The managing director holds a 50% stake in the limited liability company and is therefore a shareholder-managing director.

No.
A capital stock of 50% does not constitute dependent employment. Therefore, there is no obligation to contribute to social security. In this case, the limited liability company is not legally considered an employer for the purposes of social security. Possible exception: see 100% above.

Less than 50% with blocking minority
The managing director holds a stake of less than 50% in the limited liability company and has a blocking minority.

No.
Even if the stake is less than 50%, the blocking minority ensures that it is not considered to be a dependent employment with an obligation to contribute to social security. However, what is decisive is the scope of the blocking minority: If this does not comprise the entire corporate policy, or does not allow for changes to the shareholder agreement, dependent employment may exist. What is decisive is whether the managing directors exercise any tangible influence on the business, and whether they can block personally harmful decisions.

Less than 50% without blocking minority
The managing director holds a stake of less than 50% in the limited liability company and does not have a blocking minority. Furthermore, they have no other means of exerting de facto influence on the business’s corporate policy.

Yes.
Without a blocking minority, managing directors with a capital stock of less than 50% are dependent employees. Consequently, they are subject to an obligation to contribute to social security.

Not involved
The managing director is not involved in the limited liability company and is, therefore, an external managing director.

Yes.
Managing directors without capital stock are dependent employees. They are subject to an obligation to contribute to social security.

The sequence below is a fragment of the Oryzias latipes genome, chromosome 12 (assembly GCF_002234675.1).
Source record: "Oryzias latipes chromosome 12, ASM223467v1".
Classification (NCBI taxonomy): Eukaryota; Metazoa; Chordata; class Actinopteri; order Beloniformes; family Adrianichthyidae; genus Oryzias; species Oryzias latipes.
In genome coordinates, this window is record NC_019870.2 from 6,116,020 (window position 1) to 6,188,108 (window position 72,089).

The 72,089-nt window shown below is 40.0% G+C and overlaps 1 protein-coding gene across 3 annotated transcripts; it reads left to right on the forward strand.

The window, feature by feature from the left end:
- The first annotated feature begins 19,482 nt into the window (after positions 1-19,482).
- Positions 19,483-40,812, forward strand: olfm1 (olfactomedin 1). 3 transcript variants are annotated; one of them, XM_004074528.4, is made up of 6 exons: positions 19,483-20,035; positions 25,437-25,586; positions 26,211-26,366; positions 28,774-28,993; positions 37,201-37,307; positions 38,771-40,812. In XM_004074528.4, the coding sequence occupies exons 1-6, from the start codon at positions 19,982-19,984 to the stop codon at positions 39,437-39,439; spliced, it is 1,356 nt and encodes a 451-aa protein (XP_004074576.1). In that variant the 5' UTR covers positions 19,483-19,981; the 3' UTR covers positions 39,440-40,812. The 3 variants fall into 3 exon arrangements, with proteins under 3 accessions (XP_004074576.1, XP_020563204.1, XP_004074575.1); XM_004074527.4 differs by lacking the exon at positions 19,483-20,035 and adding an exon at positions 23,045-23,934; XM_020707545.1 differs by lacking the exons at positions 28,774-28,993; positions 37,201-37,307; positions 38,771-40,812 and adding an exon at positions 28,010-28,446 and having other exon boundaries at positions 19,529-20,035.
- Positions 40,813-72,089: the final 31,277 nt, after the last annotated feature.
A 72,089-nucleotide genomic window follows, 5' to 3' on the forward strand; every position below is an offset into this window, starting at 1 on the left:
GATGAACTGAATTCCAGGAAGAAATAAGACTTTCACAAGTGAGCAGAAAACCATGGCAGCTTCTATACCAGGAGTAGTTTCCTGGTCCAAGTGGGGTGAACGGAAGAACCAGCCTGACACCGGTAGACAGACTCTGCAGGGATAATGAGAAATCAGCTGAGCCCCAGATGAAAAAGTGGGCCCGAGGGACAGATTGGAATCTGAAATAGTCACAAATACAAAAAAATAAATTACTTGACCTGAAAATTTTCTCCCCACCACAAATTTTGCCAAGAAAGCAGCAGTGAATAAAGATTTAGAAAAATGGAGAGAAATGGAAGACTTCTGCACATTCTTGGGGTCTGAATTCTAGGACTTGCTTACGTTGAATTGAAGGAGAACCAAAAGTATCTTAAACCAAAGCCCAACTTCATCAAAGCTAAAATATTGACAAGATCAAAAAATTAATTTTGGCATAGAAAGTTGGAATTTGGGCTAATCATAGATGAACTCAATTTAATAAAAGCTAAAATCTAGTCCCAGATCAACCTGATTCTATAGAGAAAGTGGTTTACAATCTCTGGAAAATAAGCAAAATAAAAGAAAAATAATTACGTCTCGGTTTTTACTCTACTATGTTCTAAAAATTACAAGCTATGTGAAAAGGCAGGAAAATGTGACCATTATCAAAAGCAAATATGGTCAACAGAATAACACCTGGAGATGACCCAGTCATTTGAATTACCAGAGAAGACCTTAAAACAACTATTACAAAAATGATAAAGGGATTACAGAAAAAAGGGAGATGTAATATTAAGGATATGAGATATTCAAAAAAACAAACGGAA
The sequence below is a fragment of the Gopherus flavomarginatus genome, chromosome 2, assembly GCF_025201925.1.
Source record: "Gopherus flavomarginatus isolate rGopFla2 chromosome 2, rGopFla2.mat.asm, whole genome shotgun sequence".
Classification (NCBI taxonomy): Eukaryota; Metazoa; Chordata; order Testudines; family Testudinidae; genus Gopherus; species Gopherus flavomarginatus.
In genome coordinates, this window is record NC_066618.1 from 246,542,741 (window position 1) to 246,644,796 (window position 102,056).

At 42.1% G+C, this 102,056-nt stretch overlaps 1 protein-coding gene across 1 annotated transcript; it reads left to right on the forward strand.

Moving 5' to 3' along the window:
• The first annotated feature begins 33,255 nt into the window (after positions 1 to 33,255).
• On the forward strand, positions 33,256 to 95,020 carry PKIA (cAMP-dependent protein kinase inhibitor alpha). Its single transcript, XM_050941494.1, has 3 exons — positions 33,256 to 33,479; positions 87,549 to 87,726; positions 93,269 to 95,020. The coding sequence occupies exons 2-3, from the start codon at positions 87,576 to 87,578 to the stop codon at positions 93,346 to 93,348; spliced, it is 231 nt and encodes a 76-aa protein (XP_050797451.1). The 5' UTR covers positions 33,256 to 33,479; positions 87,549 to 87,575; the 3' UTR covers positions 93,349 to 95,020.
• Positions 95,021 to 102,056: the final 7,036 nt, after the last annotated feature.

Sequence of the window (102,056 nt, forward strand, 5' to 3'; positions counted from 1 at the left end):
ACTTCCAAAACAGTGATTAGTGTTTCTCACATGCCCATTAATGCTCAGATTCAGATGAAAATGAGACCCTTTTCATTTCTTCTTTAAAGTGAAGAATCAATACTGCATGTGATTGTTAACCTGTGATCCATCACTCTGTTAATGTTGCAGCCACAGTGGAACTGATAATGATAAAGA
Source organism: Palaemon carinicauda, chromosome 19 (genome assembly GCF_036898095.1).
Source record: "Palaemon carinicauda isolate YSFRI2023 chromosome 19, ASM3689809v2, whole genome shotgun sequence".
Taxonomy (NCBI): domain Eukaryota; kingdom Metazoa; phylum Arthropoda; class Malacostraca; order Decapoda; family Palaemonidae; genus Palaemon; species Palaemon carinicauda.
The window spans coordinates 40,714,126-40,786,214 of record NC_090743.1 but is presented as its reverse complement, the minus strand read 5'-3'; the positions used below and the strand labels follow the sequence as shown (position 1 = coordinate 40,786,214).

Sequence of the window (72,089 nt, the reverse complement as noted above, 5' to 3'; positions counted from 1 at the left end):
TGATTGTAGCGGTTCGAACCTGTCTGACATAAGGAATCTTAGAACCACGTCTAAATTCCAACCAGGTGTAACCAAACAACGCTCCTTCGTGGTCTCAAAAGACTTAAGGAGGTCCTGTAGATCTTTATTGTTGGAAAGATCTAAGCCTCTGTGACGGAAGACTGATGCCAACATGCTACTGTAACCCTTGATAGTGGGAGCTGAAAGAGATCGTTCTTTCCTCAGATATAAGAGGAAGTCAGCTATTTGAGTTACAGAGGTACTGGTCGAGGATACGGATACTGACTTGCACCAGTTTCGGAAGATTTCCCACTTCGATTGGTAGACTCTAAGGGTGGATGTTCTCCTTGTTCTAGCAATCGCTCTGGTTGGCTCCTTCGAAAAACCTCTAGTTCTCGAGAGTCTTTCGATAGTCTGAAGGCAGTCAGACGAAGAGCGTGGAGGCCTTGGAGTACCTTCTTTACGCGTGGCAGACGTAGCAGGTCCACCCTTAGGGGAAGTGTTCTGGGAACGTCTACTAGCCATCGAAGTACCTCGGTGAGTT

What are the consequences of assessing a managing director's social security contribution obligation incorrectly?

Two possible scenarios exist with respect to an incorrect assessment of a managing director's obligation to contribute to social security. Firstly, a scenario could occur in which the limited liability company does not collect and pay social security contributions for the managing directors by error, even though they are subject to contributions to social security. In this scenario, the limited liability company is liable for unpaid contributions in its role as employer. This can prove costly. Secondly, a limited liability company may pay social security contributions for the managing directors even when this is not required. In this scenario, the limited liability company suffers financial damage as it pays out money unnecessarily. However, social security agencies can refund contributions which have been paid incorrectly within the period of limitation.

What exceptions apply to pension insurance?

Even if managing directors meet the relevant criteria for exemption from obligations to contribute to social security, an obligation to contribute to pension insurance may apply in certain cases. This affects "employee-like" self-employed individuals who do not employ employees subject to insurance obligations on a regular basis, or who essentially only work for one client over a long period of time (see Section 2 (9) of the SGB VI). A work activity becomes essential when it generates 5/6 of the overall annual turnover. Individual projects may be exempt from this. For these, the reference period for the essential activity is increased to three years.

The obligation for pension insurance is intended to protect business owners who are considered by lawmakers to be particularly in need of protection. However, it is possible to request an exemption of up to three years. This special regulation can be used by both startups and self-employed individuals who are paying social security for the first time and who – upon reaching the age of 58 – would be required to have insurance for the first time.

To learn more about the several exceptions and special regulations relating to social security, and to keep up to date with the latest news, businesses should conduct a detailed examination of the topic. For detailed information on a wide range of financial issues affecting businesses, visit the Stripe resources page. Here, you will find explainers on various topics, such as incorporating a startup. For support and advice on all aspects of your business's finances and payments, contact our Sales team.

The content in this article is for general information and education purposes only and should not be construed as legal or tax advice. Stripe does not warrant or guarantee the accurateness, completeness, adequacy, or currency of the information in the article. You should seek the advice of a competent attorney or accountant licensed to practice in your jurisdiction for advice on your particular situation.